The Abu Dhabi Global Market (ADGM) recently held a webinar on the “New ways of VC Financing in ADGM.” The webinar discussed the VC landscape in terms of ADGM’s VC Managers Framework and perspectives from investors.
Dr. Bhaskar Dasgupta, Associate Director of Business Development, ADGM, noted that the financial centre had close to 300 startups, with more to soon enter the pipeline. He also noted that there were over 110 firms at Hub71, a startup ecosystem platform in Abu Dhabi, as well.
Moreover, the ADGM was also home to about 20 VC firms, along with angels, PE funds and sovereign wealth funds.
The Financial Services Regulatory Authority (FSRA), which is the ADGM’s regulatory body, decided to take a second look at its regulatory regime for VC managers and funds last year, due to a rapidly evolving global startup landscape.
ADGM makes changes to VC managers framework
Naomi Jacob, a senior specialist at ADGM, noted that the FSRA had first introduced a VC Managers Framework in 2017.
Under the framework, VC managers would not be subject to any base capital requirements or expenditure based capital.
With feedback from the VC industry, the framework was revamped this year to keep pace with market developments, Jacob said. The FSRA introduced two key changes as highlighted by Jacob.
– The definition of VC funds has been widened to let funds invest more broadly outside equity, (meaning into venture debt instruments which are classified as securities by the FSRA).
Moreover, the broadened definition of VC funds also allows them to now be set up as feeder funds subject to conditions, and for non-retail foreign funds to qualify. VC funds could previously only be set up as domestic, exempt or qualified investor funds.
– VC managers can now advise or arrange co-investment deals alongside the fund they manage. These activities will need to be added to the manager’s FSP (financial services permission). No additional regulatory fees would be required for this, and managers will be made exempt from additional capital requirements.
VCs discuss the new framework
In a Q&A session moderated by Dasgupta, Wendy Sfeir (Shorooq Partners) and Philippe Becker (Highwater VC) discussed the new rules by the ADGM.
Sfeir noted that the co-investment rules were “extremely powerful”, and will help to assist startups by connecting them to the entire VC network at funds. It also improved the scope of fundraising efforts, with startups now having access to more funding instruments as well.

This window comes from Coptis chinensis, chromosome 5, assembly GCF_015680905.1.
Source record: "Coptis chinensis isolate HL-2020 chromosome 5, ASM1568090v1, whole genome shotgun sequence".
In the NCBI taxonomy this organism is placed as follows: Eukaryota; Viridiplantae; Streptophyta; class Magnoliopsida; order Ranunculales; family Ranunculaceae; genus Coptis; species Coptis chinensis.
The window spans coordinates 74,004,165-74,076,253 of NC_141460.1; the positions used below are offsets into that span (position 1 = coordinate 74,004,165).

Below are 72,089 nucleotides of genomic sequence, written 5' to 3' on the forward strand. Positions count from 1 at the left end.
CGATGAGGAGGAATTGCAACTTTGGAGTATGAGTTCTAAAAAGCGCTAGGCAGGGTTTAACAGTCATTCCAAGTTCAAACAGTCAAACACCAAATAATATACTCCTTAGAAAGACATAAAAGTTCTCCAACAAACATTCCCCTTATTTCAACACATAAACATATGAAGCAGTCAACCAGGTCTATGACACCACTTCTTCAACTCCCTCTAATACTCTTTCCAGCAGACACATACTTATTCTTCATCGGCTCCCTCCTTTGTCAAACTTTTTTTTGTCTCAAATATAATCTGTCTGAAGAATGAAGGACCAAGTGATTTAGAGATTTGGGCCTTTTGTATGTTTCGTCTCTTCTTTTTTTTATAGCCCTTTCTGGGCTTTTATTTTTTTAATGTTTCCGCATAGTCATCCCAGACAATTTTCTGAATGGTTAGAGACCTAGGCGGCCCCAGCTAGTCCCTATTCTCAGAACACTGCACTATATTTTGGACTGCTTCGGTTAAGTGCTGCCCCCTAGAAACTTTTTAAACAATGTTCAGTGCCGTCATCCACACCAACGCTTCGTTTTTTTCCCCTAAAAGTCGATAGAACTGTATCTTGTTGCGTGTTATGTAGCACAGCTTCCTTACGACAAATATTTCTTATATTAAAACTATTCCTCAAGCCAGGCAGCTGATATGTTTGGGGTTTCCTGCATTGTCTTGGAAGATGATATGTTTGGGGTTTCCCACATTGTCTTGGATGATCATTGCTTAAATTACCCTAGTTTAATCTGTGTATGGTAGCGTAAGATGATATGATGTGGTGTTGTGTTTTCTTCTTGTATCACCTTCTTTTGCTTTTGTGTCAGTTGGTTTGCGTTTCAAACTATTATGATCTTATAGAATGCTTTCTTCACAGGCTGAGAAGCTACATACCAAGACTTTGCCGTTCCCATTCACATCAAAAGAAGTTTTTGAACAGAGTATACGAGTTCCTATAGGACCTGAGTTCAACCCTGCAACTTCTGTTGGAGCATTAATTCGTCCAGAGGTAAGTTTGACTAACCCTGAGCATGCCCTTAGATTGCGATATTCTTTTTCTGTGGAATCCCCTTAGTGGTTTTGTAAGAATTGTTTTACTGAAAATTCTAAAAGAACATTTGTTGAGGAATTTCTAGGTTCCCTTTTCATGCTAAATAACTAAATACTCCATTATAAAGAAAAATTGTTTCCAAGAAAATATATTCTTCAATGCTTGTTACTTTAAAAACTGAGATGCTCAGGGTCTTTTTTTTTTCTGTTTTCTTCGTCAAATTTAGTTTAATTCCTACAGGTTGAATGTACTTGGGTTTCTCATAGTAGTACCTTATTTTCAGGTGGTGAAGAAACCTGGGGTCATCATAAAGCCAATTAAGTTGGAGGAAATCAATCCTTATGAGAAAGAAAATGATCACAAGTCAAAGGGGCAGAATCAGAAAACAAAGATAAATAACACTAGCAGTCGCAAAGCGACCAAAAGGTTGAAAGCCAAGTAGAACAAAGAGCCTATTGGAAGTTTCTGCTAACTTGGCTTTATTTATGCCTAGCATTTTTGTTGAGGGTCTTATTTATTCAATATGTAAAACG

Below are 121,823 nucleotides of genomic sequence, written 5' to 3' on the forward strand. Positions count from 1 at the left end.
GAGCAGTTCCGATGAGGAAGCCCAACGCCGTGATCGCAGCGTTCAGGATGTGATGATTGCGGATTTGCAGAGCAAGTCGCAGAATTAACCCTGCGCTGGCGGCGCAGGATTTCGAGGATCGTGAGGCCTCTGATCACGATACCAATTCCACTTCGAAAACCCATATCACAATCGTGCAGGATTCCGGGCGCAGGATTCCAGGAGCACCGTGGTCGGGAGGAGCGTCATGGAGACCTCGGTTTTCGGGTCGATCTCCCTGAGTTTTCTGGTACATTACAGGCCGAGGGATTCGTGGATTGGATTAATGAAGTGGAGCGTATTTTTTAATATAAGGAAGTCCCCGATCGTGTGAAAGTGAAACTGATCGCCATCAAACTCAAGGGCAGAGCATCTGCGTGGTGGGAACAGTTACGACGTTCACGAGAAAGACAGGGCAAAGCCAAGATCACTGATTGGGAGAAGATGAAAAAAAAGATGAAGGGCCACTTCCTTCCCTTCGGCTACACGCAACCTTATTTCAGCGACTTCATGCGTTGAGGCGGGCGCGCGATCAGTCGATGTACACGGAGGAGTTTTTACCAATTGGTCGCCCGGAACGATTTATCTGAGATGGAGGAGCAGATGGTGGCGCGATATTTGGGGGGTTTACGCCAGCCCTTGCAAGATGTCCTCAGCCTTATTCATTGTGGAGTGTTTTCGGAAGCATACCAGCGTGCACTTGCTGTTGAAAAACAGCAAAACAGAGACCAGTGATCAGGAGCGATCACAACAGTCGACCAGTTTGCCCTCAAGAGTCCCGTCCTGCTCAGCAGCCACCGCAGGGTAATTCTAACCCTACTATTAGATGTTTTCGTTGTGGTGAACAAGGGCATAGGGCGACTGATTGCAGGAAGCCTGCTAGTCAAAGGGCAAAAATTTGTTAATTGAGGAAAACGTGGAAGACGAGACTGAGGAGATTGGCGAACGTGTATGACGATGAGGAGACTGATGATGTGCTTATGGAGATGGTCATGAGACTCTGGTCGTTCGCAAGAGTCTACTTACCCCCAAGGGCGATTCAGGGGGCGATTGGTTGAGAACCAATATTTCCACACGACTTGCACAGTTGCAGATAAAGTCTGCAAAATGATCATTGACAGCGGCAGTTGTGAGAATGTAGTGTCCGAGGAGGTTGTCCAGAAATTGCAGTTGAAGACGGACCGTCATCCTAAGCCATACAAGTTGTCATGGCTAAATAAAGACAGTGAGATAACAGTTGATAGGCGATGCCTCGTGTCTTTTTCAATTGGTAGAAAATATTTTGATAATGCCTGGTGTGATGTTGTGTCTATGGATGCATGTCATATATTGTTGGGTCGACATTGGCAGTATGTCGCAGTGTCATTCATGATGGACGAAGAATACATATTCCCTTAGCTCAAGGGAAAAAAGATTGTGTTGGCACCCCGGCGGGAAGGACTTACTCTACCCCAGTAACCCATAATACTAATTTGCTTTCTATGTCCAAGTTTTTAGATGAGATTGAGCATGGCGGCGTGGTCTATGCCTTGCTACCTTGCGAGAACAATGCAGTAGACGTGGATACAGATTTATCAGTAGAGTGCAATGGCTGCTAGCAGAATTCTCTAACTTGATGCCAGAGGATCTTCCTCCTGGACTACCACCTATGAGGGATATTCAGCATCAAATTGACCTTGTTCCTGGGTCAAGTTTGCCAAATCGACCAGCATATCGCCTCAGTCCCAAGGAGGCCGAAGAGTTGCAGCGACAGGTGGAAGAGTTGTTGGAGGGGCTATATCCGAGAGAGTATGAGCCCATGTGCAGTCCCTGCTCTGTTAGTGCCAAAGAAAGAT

Further, Sfeir added that the changes made the ADGM more attractive as a jurisdiction. Having more non-dilutive tools without having to go to another jurisdiction improves the relevance of ADGM.
Separately, Shorooq Partners may be opening a Dubai office towards the end of the year, Sfeir said.
Becker explained that access to flexible capital was one of the components that made Silicon Valley successful. Debt-equity hybrids were important to match the stage and sector that startups are at, he said, and startups can tend to prefer convertible debt to leave valuation for later as a strategic move.
Amidst all this, venture debt also made funding agile for startups, helping them to hit the ground running because they’re not tied back by funding discussions.
Moreover, co-investing opportunities could help to increase investor’s exposure since fundraising amounts are not restricted entirely to the funding vehicle. This helps funds improve their service to investors as well.
Dasgupta also commented that these changes came amidst a bubbling interest in emerging financing opportunities, such as tokenised VC funds and carbon credits. The culture for risk-taking has also changed, and family offices are diversifying away from real estate into startups, he said.
Becker shared this thought, noting that there has been a “remarkable” change in attitude and a generational shift towards startups, tech and regulatory regimes in the past 10 years in the UAE.
Featured image credit: ADGM